June 30, 2022 by Robert Fischman

Supreme Court Swings at Phantoms in West Virginia v. EPA

In West Virginia v. EPA, the U.S. Supreme Court slayed a phantom, a regulation that does not exist. Why? The justices in the majority could not contain their zeal to hollow out the EPA’s ability to lessen suffering from climate change in ways that impinge the profits of entrenched fossil fuel interests.

In doing so, the activist justices reached out to interpret the Clean Air Act despite the Court’s traditional restraint in deciding only cases where plaintiffs suffering individualized harm present a focused, redressable dispute. The Court has been particularly strict in foreclosing judicial review when environmental plaintiffs complain about prospective rules and actions. But today’s decision eagerly engaged with the speculative harms presented by West Virginia and coal companies. They were not harmed by a regulation that never took effect and that never will be implemented.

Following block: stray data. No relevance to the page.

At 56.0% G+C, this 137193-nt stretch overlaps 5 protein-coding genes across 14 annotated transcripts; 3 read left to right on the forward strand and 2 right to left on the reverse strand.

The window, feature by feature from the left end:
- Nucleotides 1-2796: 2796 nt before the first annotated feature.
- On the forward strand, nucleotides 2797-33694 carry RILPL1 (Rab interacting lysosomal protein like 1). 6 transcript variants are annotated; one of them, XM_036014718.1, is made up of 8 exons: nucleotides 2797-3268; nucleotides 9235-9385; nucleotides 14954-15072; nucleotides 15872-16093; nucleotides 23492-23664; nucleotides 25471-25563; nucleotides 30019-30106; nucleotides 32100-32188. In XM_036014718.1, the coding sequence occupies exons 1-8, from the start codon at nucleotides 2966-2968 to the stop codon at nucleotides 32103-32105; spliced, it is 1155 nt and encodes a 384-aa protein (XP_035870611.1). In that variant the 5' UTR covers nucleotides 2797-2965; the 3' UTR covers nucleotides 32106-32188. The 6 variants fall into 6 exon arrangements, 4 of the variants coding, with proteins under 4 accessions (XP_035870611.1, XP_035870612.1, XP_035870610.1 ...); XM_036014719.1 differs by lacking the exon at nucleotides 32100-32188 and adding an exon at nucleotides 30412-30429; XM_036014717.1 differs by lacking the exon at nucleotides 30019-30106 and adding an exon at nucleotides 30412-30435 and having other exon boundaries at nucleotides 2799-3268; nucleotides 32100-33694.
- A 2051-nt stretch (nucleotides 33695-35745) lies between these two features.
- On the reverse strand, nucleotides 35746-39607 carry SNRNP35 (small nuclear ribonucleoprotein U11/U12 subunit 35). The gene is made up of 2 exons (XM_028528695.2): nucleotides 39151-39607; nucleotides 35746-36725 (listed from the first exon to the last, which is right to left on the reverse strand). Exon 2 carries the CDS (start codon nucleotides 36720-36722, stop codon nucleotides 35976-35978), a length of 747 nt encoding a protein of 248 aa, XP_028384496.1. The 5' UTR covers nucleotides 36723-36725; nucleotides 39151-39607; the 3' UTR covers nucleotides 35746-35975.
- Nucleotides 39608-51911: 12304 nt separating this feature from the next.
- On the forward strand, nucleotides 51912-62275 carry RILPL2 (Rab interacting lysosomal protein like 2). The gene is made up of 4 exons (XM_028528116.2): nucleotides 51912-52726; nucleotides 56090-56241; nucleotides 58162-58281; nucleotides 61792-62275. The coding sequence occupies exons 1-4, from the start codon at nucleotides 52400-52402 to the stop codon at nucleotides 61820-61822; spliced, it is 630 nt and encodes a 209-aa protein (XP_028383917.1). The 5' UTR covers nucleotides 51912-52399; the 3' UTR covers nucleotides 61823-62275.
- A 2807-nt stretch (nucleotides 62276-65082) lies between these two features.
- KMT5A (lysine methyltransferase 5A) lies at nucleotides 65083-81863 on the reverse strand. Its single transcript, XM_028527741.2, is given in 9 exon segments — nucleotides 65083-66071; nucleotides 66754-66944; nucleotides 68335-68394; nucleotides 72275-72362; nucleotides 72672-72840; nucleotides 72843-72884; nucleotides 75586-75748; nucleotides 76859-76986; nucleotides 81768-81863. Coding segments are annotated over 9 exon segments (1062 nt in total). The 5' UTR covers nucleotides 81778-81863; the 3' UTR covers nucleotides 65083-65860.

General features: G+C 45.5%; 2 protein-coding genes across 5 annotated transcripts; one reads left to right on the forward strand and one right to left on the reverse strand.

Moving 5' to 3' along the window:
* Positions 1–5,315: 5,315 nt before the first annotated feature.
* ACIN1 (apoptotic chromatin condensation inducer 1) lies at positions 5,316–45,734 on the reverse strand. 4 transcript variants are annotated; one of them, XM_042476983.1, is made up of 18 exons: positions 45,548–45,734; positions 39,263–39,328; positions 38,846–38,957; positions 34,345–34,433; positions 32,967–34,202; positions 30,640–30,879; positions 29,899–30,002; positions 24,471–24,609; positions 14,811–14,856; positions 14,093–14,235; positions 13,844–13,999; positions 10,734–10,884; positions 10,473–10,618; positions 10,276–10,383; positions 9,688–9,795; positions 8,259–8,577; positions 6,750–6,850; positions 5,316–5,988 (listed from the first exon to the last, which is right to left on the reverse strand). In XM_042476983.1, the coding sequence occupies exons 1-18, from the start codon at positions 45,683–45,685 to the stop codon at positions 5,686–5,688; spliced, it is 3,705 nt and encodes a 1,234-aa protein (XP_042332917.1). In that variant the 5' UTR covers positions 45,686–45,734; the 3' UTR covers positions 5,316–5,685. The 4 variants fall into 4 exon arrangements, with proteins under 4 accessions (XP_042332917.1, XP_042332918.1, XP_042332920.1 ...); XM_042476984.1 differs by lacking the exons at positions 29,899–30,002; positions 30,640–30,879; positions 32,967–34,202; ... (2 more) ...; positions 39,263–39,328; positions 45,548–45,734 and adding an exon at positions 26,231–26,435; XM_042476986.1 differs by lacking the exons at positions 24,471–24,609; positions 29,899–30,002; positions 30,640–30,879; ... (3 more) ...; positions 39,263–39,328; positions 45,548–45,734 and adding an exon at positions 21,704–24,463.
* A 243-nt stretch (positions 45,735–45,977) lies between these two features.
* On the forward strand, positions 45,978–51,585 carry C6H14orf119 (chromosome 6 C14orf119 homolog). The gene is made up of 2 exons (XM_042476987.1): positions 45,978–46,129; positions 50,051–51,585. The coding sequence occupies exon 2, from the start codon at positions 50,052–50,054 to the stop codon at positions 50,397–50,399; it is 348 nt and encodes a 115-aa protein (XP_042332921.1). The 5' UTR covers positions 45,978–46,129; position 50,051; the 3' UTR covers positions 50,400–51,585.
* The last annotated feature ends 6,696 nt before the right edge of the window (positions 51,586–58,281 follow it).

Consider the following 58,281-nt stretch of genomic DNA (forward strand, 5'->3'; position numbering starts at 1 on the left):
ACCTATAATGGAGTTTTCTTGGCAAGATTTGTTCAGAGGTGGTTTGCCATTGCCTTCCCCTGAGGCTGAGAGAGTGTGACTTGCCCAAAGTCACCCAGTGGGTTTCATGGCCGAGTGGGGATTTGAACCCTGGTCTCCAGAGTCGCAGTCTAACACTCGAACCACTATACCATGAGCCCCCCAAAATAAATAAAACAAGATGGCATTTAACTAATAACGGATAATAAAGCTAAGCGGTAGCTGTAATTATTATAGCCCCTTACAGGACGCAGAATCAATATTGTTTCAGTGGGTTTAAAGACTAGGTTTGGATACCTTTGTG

In its “what if” analysis, the Court claimed for itself the power that presidents historically exercised through selecting agency officials to implement the administration’s agenda. This decision narrows the interpretive authority of those appointed officials, such as the EPA Administrator. It substitutes the judiciary for the executive branch in fleshing out broad congressional commands, such as “prescribe regulations …

Nov. 12, 2008 by Robert Fischman

This past week, many national newspapers picked up the story from Utah, where the Bureau of Land Management (BLM) just approved a spate of resource management plans that clear the way for a massive oil/gas lease sale next month. Some of the tens of thousands of acres slated for leasing are near the boundaries of national parks, such as Arches and Canyonlands. Many more are on lands with wilderness characteristics.


This last burst of enthusiasm for fossil fuel leasing is no rogue act. It is a direct result of the instructions for public land administration that George W. Bush issued through Executive Orders early in his administration. If the Obama administration disapproves of decisions like the ones in Utah last week, then it needs to exert its leadership through Executive Orders. The first task will be to revoke the Bush Executive Orders, which push resource managers …

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More on CPR's Work & Scholars.
June 30, 2022

Supreme Court Swings at Phantoms in West Virginia v. EPA

Nov. 12, 2008

Stroke of a Pen: An Executive Order Protecting Public Lands